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At Syriana Cafe, co-owners hope to heal America's divisions with cultural understanding

Immigrants from Syria offer a refuge in small town America.

ELLICOTT CITY, Md. — How do we reunite a divided country?

A small cafe in a tiny town that's seen more than its share of trouble is trying to find a way.

In a world where a lot of us have retreated into our own political corners, suspicious of anyone who disagrees, the Syriana Cafe in Ellicott City is trying to escape the flood of division and distrust and find a way to bring us together.

"From our small platform, we just try and project that there is a common narrative," Majd AlGhatrif said, the cafe's co-owner. He left Syria more than a decade ago and found a place here in a town that reminded him of the stone hills and narrow alleys of home.

He's now a doctor at Johns Hopkins and NIH. "America is a great place. I don't think I would have the opportunities that I was given her anywhere else," he said.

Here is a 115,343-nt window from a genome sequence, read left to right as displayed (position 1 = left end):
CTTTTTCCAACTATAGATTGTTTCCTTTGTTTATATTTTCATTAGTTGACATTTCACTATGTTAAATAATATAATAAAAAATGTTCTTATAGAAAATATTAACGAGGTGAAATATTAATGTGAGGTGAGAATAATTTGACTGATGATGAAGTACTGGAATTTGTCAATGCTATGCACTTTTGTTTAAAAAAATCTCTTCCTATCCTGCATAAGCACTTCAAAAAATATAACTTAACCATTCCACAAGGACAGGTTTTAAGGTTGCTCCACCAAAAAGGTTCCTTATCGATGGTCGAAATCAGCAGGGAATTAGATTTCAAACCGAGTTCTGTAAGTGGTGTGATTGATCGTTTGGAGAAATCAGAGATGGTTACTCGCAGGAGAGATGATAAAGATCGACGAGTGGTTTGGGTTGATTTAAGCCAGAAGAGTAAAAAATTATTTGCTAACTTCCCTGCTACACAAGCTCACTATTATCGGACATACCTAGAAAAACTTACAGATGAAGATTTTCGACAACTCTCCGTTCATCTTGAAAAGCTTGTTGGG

He's made a home for other refugees. "This place means a lot to me because I feel like I work with a family," Reema Al Faheed, a worker at the cafe and a Palestinian-American said. Her family fled Iraq and Syria before finally finding a home in Maryland.

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At the Syriana Cafe, they serve not just falafel, hummus, and baba ghanoush. They sell handicrafts made by craftsmen and women in struggling in Syria. They bring in musicians. And they offer people a space to meet and to talk.

"This is a great place. I come here like once a week," customer Peter Acosta said. "It's like a very family-oriented place. They know me, we talk, we always have a great conversation," he said. 

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When floods tore through this old mill town, AlGhatrif turned to a Syrian American community already facing its own troubles -- and raised $10,000 to help his neighbors. "Here there was an urge to give back. We appreciate what America has done," he said.

AlGhatrif hopes to share the rich tapestry of America, and by celebrating how we're all different, help weaves us back together. "I have many hopes for the future," he said.

The White House travel ban on Syrians has kept AlGhatrif's parents from coming here to visit their grandchildren. But that's failed to shake his vision of an America that welcomed him and his wife with kindness and love.

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